Anybody who has seen The Big Lebowski knows that a rug can really tie the room together. Rugs are also great for soundproofing, can reduce your heating bills, and generally make a space feel cozier and more comfortable, especially for families with children. If your rug is off-gassing toxic chemicals, however, or is responsible for environmental pollution during its manufacture, that warm and cozy feeling might prove elusive.
Thankfully, eco-friendly rugs are available in a variety of sizes, shapes, designs, and materials, so you can accent any space whatever your style.
If you’re in the market for a new rug, consider the following questions:
- What materials are used in making the rug?
- Are these materials recycled and/or recyclable, organic, natural, and fairly sourced?
- Are the materials or the final product treated with toxic chemicals, such as azo dyes?
- Does the manufacturing of the rug harm humans, other animals, and/or the environment?
- Does the rug have green certifications?
Other rug considerations
When choosing a rug, it’s important to bear in mind the level of foot traffic in your home. High-traffic areas such as hallways and stairs require more robust rug materials than low traffic areas such as bedrooms or guestrooms. This might mean choosing a higher quality rug with a higher pile weight for an entrance way, living room, and hallways, and opting for thinner, less expensive rugs elsewhere.
Top-Tip: Living with small children (human or otherwise), senior animals, or accident-prone adults, needn’t mean sacrificing style. Instead, choose a darker rug with a smaller, tighter pattern and eschew rugs with larger monochrome areas. Marks and spills won’t show up so easily on these rugs. Also, choose a machine-washable eco-friendly rug such as one made with organic or recycled cotton.
Rug size is also important. Typically, if you’re going for an area rug, you would subtract 3 feet from the length and breadth of the room. So, if your room is 12 feet by 10 feet, you would want to go for a rug measuring around 9 feet by 7 feet. Leaving some exposed floor at the edges of the room makes it look bigger. Designers also recommend that a rug is big enough for the front edges of furniture to rest on. And, if you’re going for a rug under a dining table, choose a rug with at least 24 inches of material from the edge of the table. That way, pulling out dining chairs won’t mean pulling them off the rug.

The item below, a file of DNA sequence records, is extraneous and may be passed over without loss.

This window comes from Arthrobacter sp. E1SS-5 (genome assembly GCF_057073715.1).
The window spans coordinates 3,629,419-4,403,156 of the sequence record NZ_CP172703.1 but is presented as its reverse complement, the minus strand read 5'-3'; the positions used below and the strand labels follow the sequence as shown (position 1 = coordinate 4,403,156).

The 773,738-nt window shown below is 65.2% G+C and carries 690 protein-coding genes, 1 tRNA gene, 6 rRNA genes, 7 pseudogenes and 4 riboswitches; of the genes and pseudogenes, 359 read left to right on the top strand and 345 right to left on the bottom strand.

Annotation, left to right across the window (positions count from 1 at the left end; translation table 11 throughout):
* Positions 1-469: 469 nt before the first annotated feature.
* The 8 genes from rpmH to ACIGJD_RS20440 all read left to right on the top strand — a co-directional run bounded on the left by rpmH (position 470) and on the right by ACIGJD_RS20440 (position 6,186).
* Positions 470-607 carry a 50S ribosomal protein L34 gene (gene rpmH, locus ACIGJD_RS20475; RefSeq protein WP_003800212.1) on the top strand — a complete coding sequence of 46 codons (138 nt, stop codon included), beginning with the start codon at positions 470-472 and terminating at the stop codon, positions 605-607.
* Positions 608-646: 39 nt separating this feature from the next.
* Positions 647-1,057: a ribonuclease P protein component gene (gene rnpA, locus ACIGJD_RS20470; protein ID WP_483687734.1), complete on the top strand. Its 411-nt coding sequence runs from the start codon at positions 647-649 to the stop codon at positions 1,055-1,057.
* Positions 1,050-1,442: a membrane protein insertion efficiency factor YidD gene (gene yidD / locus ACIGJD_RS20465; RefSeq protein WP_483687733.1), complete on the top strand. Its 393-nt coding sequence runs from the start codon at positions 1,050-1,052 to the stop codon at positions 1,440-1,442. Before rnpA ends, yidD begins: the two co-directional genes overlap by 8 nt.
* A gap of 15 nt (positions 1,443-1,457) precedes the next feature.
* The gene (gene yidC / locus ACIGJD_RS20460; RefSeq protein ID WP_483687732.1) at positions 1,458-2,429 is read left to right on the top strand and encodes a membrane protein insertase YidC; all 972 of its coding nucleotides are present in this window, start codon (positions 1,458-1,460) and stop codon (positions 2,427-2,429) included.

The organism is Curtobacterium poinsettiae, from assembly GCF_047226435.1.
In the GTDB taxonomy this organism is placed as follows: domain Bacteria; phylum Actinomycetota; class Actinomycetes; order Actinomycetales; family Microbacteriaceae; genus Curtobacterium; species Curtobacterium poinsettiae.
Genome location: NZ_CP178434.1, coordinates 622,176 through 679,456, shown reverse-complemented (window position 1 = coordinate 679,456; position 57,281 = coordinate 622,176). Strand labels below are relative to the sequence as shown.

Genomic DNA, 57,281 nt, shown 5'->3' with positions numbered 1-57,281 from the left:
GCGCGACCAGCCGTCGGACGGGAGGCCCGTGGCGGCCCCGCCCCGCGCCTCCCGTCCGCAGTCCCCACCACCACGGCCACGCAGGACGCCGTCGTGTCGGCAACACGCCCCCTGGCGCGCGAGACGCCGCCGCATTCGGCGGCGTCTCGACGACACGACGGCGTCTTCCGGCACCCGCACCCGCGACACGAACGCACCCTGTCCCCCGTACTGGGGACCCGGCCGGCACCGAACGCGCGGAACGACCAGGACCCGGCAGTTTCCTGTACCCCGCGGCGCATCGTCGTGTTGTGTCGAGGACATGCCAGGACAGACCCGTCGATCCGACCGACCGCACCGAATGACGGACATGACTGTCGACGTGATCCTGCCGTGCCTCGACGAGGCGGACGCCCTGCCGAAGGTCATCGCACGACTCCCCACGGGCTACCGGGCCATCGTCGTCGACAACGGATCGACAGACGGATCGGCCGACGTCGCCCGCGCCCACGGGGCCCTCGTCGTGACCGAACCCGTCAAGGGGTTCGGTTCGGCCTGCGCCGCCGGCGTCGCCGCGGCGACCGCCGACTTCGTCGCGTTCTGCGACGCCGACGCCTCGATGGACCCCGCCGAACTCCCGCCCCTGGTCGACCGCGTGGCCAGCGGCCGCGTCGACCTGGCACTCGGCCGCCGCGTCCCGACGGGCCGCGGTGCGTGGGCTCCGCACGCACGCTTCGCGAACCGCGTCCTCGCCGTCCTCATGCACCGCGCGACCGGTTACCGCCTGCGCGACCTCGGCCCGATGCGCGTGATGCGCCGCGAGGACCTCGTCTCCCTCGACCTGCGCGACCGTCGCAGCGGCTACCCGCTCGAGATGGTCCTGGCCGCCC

If you’re shopping for an eco-friendly runner, choose something that it around 4 inches narrower than your hallway or entranceway, and around 20 inches shorter, but make it is wide enough to comfortably walk along with both feet side by side.
Finally, when choosing a rug pad, make sure it is around an inch smaller all round than your rug. You can cut most rug pads to size with scissors. And, watch out for rug pads that contain toxic chemicals. A lot do, even ones that seems at first glance to be made entirely with latex. Check with the manufacturer if you’re not sure.
Rugs vs. carpets
One major advantage of rugs over carpets is that they are typically easier to clean, but this is not the case with every rug. If you or a family member has allergies, a natural fiber rug that can be machine washed or simply taken outside and beaten regularly to remove dust and dander can help keep indoor allergens to a minimum.
Organic cotton rugs used alongside a natural rubber rug pad are a great option if dust, mold, and/or dander allergies are a consideration. Wood and bamboo mats are also a good option as these don’t collect fine particles and are easy to wipe clean. They are also less likely to develop mold and mildew, making them a good choice for the kitchen and bathroom. Washable cotton rugs are another good option here.
What to do with old rugs
The environmental impact of a rug doesn’t just rely on your choice of a new rug. Most old rugs are dumped in landfill, where they remain for decades, leaching toxins into the soil and water supply.
Instead of sending a rug to landfill, consider giving a faded rug a facelift. Stained and faded rugs can be dyed to give them a fresher look, while worn rugs may be able to be cut down to create a smaller rug for use by the kitchen sink or bathroom vanity, or as a hallway runner or entrance mat.
Old rugs are also great for:
- Controlling weeds in the garden
- Adding cushion, comfort, and insulation to a workshop or storage area
- Cutting up for use as floor protectors under heavy furniture
- Use as padding when moving or packing up fragile items for shipping
- Turning into a decorative wall hanging
- Seat protection in the back of the car (especially if you have a dog who loves to writhe through mud, like I do)
- An emergency picnic or beach blanket to keep in the trunk of your car
If you have any great ideas for up-cycling an old rug, let me know and I’ll add it to the list!
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